“You have to ask those 83 percent of the population of peasant farmers, among others. No one has ever done that….” Imagine a journalist going around the homes of millions of peasants. In fact, nobody will ever do that in any country, but Dr. Shinn was trying to use it again as an escape route from the main question.

Here again he raises his favorite group, the Diaspora, to make his points more plausible. “I would give him a credit at least of trying to be a national leader. Again within the Ethiopian Diaspora I suspect he is not seen that way. Probably very few would see him as a national leader. But the Diaspora have to put themselves in the shoes of the people inside Ethiopia and not just the elite in the urban areas. If they do that they might come up with a different point of view…” He even advised the Diaspora to “replant” themselves in Ethiopia to have a better perspective. What?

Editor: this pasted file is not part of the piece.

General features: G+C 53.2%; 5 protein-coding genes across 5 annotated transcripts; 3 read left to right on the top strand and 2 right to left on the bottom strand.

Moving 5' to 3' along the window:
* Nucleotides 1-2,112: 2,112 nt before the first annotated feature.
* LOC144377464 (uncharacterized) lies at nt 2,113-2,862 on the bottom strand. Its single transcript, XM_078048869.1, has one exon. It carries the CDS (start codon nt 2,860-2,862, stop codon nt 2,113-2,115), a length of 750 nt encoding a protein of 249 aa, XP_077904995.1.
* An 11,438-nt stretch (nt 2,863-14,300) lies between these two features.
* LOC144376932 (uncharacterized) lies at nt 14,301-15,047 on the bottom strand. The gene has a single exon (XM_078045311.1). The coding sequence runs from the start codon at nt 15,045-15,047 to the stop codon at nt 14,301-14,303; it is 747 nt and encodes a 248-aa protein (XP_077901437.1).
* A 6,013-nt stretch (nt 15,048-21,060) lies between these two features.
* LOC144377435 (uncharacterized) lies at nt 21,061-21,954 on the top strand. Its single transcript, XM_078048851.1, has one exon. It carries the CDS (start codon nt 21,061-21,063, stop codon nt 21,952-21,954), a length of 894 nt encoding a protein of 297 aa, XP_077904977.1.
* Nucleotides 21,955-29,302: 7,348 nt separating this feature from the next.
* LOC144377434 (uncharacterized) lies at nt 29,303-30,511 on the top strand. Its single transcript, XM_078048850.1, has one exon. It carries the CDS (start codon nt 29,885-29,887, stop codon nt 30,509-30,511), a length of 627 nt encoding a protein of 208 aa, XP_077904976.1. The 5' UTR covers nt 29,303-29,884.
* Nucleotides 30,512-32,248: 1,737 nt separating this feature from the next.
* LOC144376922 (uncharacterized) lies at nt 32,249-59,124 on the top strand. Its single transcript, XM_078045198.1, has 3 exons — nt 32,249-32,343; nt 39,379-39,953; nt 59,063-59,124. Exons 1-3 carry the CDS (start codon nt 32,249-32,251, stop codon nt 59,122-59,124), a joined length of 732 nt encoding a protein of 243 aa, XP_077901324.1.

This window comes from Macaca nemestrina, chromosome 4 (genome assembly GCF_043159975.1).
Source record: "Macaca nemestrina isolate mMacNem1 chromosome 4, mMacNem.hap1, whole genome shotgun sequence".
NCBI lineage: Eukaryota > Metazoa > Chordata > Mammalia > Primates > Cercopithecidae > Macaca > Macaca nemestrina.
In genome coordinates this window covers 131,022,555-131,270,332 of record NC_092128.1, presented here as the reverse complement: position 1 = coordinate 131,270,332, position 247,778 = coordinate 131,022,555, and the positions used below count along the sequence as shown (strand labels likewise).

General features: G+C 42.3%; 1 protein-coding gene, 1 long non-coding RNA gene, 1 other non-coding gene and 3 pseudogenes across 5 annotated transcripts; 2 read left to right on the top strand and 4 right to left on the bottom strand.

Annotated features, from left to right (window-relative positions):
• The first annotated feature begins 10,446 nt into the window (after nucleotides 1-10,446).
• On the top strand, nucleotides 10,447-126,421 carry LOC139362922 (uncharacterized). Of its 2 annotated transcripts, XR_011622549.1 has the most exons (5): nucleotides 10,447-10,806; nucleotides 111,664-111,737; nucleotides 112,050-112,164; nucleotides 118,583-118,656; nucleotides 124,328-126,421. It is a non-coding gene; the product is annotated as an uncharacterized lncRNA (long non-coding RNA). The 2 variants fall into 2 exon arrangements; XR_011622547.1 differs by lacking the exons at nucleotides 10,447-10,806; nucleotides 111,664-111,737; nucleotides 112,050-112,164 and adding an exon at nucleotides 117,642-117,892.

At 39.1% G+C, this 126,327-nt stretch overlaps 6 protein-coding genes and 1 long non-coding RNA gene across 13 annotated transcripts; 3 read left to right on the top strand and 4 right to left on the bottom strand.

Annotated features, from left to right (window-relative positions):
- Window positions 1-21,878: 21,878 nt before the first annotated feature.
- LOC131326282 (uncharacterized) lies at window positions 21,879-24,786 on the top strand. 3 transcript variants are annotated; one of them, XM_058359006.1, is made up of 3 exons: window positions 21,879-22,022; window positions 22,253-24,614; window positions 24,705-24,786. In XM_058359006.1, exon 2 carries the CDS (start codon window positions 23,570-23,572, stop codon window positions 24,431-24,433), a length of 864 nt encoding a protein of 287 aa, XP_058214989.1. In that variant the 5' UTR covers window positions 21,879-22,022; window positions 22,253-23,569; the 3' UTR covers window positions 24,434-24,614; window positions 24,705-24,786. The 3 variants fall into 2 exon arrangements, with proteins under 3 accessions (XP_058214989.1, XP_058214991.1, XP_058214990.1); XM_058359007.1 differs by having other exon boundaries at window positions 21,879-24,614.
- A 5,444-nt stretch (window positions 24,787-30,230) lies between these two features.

Again he was asked to tell us his point of view but was talking about the perception of Ethiopian peasants vis-à-vis the Diaspora in America, people displaced from Ethiopia who live in freedom. One can easily note that Dr. Shinn was just raising points that were irrelevant for his analysis.
Then came a question on whether Ethiopia has a hope to transition to a democratic order under the Meles regime. The answer: “It depends whose definition of democratic order you are talking about. If you accept the EPRDF’s definition of democratic order then I think the answer to the question is yes. If you are looking at the more traditional Western liberal democracy form of democracy, you have to raise some serious questions…”